If you're in Chicago on September 22nd, Mr. Shteyngart will be reading at The Book Cellar, 4736-38 North Lincoln Avenue, at 7:00PM. Visit the novel's website for a list of upcoming readings.

Saturday, August 21, 2010

Quieter Urgency--Arcade Fire's "The Suburbs"

"[Arcade Fire] has become inextricably linked to bombast and epic feats of rock heroism since releasing their debut, Funeral, qualities that have turned just as many people away from their subtlety-free sound as easily as they have attracted hundreds of thousands of fans. But after ramping up the drama further on 2007's Neon Bible, the band, with two ambitious and well-crafted under their belts, veered close to being crushed under the weight of their own ostentation." --Jeff Terich, in his review of Arcade Fire's The Suburbs for Treblezine.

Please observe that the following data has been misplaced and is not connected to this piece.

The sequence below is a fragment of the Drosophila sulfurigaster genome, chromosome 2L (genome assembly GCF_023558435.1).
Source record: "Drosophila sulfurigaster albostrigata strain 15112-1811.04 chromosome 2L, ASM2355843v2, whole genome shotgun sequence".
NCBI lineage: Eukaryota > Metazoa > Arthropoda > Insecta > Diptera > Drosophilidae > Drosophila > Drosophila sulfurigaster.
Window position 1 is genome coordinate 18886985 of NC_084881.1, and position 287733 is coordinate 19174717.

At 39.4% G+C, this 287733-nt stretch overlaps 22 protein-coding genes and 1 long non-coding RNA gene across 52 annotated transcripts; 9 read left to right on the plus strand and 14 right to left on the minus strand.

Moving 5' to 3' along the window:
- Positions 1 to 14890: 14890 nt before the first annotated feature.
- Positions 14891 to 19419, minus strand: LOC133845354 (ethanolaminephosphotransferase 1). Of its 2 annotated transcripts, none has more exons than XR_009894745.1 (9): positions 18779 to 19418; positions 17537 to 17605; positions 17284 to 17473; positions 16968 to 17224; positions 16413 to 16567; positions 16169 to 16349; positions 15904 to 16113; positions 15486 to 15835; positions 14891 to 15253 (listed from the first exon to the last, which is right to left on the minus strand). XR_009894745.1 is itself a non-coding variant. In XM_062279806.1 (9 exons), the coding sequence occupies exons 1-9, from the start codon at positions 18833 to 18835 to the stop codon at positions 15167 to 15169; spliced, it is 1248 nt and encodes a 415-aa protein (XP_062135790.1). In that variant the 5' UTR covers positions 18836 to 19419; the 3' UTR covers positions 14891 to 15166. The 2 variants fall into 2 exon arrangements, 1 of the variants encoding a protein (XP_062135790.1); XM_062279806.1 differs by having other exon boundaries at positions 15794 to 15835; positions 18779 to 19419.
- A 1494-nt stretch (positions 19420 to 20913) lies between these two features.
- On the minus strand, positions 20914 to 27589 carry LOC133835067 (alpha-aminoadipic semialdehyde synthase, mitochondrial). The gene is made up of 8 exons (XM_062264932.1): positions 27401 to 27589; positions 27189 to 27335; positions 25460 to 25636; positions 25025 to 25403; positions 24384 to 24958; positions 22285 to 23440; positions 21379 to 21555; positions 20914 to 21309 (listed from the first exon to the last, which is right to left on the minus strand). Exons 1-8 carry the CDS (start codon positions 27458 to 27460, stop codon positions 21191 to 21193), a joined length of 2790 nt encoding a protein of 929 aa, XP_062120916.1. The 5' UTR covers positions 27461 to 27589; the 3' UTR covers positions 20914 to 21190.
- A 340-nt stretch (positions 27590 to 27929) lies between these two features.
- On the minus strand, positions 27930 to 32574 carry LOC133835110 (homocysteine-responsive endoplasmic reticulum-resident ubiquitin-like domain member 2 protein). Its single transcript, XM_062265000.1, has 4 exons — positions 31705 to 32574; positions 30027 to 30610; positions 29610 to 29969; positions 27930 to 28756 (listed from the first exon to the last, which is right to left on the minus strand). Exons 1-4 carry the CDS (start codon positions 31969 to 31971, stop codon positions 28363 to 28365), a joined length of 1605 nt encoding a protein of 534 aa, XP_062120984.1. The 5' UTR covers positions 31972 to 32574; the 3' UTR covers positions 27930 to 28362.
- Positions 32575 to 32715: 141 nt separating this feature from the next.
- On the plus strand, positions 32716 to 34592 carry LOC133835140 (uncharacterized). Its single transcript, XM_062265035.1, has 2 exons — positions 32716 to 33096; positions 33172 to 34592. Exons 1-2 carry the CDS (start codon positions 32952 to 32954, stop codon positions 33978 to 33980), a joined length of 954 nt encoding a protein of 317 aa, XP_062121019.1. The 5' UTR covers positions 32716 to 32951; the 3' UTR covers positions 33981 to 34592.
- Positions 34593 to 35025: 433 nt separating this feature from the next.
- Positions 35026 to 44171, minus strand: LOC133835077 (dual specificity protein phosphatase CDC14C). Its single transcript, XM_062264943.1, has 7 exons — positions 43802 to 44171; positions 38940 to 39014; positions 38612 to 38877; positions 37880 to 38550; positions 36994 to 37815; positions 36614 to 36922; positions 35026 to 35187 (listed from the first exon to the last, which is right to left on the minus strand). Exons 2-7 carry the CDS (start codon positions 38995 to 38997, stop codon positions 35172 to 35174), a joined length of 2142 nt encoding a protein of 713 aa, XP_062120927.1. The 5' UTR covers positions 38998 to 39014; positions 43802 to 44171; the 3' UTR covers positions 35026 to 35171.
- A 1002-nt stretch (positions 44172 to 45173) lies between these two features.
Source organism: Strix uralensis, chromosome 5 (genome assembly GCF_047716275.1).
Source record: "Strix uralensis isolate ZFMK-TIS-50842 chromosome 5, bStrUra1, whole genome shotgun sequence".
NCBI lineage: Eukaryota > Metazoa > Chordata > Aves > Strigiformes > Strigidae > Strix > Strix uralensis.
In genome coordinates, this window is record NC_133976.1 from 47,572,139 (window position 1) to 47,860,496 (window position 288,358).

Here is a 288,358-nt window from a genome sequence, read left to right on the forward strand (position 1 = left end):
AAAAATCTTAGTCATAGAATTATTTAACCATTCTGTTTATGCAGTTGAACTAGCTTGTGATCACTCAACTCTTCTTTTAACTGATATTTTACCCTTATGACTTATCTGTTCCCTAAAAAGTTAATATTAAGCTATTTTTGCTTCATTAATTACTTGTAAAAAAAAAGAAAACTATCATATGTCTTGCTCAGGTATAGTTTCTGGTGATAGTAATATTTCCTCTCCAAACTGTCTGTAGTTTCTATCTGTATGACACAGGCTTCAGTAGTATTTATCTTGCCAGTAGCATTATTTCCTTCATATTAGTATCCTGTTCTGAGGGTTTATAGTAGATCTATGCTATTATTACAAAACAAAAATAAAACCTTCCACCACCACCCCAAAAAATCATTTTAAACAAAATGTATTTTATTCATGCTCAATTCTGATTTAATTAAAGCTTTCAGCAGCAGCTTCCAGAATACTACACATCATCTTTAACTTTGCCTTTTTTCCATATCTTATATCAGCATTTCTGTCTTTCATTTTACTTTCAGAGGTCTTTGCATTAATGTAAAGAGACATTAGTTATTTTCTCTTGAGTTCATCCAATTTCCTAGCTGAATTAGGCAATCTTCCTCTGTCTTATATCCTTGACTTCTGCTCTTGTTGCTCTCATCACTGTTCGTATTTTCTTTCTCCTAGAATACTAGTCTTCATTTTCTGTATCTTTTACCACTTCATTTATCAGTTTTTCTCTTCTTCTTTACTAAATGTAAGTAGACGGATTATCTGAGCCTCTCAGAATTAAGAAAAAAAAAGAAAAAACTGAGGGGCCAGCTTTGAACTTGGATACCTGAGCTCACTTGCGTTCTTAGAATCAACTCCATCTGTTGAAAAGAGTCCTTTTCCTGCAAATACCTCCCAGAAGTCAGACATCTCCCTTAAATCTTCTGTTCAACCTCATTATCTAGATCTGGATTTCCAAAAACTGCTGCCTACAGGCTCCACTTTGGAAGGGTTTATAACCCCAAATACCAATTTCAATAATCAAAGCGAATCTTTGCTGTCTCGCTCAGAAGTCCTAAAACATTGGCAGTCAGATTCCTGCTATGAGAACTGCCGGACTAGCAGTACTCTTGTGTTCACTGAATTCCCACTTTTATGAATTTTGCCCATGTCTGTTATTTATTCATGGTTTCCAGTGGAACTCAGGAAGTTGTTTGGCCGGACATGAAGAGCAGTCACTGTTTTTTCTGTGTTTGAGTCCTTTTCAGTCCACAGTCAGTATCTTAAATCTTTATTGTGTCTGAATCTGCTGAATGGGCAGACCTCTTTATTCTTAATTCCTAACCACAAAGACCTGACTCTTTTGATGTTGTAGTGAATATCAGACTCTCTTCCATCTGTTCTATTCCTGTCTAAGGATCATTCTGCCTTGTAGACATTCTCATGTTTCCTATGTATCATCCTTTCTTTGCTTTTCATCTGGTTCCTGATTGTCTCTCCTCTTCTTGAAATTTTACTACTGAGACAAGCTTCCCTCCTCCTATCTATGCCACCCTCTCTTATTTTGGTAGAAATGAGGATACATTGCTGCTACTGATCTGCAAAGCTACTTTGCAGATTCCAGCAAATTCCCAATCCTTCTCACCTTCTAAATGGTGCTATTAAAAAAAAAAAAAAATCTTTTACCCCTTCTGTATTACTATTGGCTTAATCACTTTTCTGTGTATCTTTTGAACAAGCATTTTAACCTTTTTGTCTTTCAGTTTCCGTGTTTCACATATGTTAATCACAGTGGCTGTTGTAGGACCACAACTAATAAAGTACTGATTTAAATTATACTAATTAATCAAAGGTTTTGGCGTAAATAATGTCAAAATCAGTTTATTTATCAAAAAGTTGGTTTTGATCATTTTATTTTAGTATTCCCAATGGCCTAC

After reading Jeff Terich's review of the latest Arcade Fire release, I was struck by two things, but pleasantly surprised by both. One, after years of hearing the cliche of "sophomore slump" bandied about in sports, literature, music, and film, it's almost refreshing that someone has gone a bit further and highlighted the very real possibility of a "third-year slump" (would the correct term be a "junior slump?"). Funeral threw Arcade Fire onto the scene back in 2005, and I remember the sheer exuberance and word-of-mouth excitement that never seemed to die down. After the release of Neon Bible, with its more abstract philosophies, there was still no doubt that the band from Montreal was one of the best around; even if their debut album was their only released work, that sentiment would still be true. The second part of the review that never crossed my mind was the possibility of the band simply not being able to reach their own lofty, echoing anthems. I looked forward to The Suburbs with excitement, but in that rush, never thought that there was the potential for disappointment. Instead, I was struck by a vastly different sound, but songs that still retain intense heights, but in different packaging. It also goes without saying that I've never been privy to the idea of anyone being turned off by the band. Perhaps I haven't read that many reviews of their previous two works, but I've never heard any serious criticisms.